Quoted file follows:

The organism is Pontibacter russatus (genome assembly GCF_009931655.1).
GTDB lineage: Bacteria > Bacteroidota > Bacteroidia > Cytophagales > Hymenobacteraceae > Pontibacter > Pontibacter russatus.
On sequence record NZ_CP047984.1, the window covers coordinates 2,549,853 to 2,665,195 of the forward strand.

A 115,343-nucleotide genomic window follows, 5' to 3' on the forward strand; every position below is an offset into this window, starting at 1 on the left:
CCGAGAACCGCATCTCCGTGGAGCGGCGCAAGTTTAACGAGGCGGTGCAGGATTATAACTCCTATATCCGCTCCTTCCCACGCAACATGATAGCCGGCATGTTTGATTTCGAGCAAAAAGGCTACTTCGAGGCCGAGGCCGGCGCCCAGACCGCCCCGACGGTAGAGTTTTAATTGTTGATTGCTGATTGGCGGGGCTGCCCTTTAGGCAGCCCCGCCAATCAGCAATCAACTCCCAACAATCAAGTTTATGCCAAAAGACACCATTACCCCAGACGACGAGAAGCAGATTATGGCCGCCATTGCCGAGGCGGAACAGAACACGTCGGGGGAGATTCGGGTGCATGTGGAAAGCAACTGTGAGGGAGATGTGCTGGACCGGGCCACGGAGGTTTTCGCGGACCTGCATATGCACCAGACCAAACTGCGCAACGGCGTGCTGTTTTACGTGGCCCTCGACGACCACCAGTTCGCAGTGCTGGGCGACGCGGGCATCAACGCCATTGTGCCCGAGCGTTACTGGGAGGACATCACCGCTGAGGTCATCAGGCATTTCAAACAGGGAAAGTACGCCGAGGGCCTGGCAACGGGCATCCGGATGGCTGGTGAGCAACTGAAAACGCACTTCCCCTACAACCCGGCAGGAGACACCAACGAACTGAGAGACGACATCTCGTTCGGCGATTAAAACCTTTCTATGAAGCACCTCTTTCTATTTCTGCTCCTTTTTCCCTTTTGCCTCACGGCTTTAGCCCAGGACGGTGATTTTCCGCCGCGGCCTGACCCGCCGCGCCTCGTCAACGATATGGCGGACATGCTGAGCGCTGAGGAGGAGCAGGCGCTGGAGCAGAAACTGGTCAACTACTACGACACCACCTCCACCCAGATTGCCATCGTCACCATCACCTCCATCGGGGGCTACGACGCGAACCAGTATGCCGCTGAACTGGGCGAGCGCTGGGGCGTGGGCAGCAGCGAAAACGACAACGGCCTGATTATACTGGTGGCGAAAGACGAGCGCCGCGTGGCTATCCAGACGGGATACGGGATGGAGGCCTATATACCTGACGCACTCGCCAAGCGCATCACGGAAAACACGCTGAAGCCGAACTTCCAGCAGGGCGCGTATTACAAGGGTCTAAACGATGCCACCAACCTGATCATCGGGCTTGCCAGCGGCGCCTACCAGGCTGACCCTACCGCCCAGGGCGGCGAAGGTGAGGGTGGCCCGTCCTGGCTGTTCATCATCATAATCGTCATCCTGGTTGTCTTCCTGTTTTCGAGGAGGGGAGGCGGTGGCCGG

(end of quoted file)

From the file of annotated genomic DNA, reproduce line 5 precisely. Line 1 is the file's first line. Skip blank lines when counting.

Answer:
CCGAGAACCGCATCTCCGTGGAGCGGCGCAAGTTTAACGAGGCGGTGCAGGATTATAACTCCTATATCCGCTCCTTCCCACGCAACATGATAGCCGGCATGTTTGATTTCGAGCAAAAAGGCTACTTCGAGGCCGAGGCCGGCGCCCAGACCGCCCCGACGGTAGAGTTTTAATTGTTGATTGCTGATTGGCGGGGCTGCCCTTTAGGCAGCCCCGCCAATCAGCAATCAACTCCCAACAATCAAGTTTATGCCAAAAGACACCATTACCCCAGACGACGAGAAGCAGATTATGGCCGCCATTGCCGAGGCGGAACAGAACACGTCGGGGGAGATTCGGGTGCATGTGGAAAGCAACTGTGAGGGAGATGTGCTGGACCGGGCCACGGAGGTTTTCGCGGACCTGCATATGCACCAGACCAAACTGCGCAACGGCGTGCTGTTTTACGTGGCCCTCGACGACCACCAGTTCGCAGTGCTGGGCGACGCGGGCATCAACGCCATTGTGCCCGAGCGTTACTGGGAGGACATCACCGCTGAGGTCATCAGGCATTTCAAACAGGGAAAGTACGCCGAGGGCCTGGCAACGGGCATCCGGATGGCTGGTGAGCAACTGAAAACGCACTTCCCCTACAACCCGGCAGGAGACACCAACGAACTGAGAGACGACATCTCGTTCGGCGATTAAAACCTTTCTATGAAGCACCTCTTTCTATTTCTGCTCCTTTTTCCCTTTTGCCTCACGGCTTTAGCCCAGGACGGTGATTTTCCGCCGCGGCCTGACCCGCCGCGCCTCGTCAACGATATGGCGGACATGCTGAGCGCTGAGGAGGAGCAGGCGCTGGAGCAGAAACTGGTCAACTACTACGACACCACCTCCACCCAGATTGCCATCGTCACCATCACCTCCATCGGGGGCTACGACGCGAACCAGTATGCCGCTGAACTGGGCGAGCGCTGGGGCGTGGGCAGCAGCGAAAACGACAACGGCCTGATTATACTGGTGGCGAAAGACGAGCGCCGCGTGGCTATCCAGACGGGATACGGGATGGAGGCCTATATACCTGACGCACTCGCCAAGCGCATCACGGAAAACACGCTGAAGCCGAACTTCCAGCAGGGCGCGTATTACAAGGGTCTAAACGATGCCACCAACCTGATCATCGGGCTTGCCAGCGGCGCCTACCAGGCTGACCCTACCGCCCAGGGCGGCGAAGGTGAGGGTGGCCCGTCCTGGCTGTTCATCATCATAATCGTCATCCTGGTTGTCTTCCTGTTTTCGAGGAGGGGAGGCGGTGGCCGG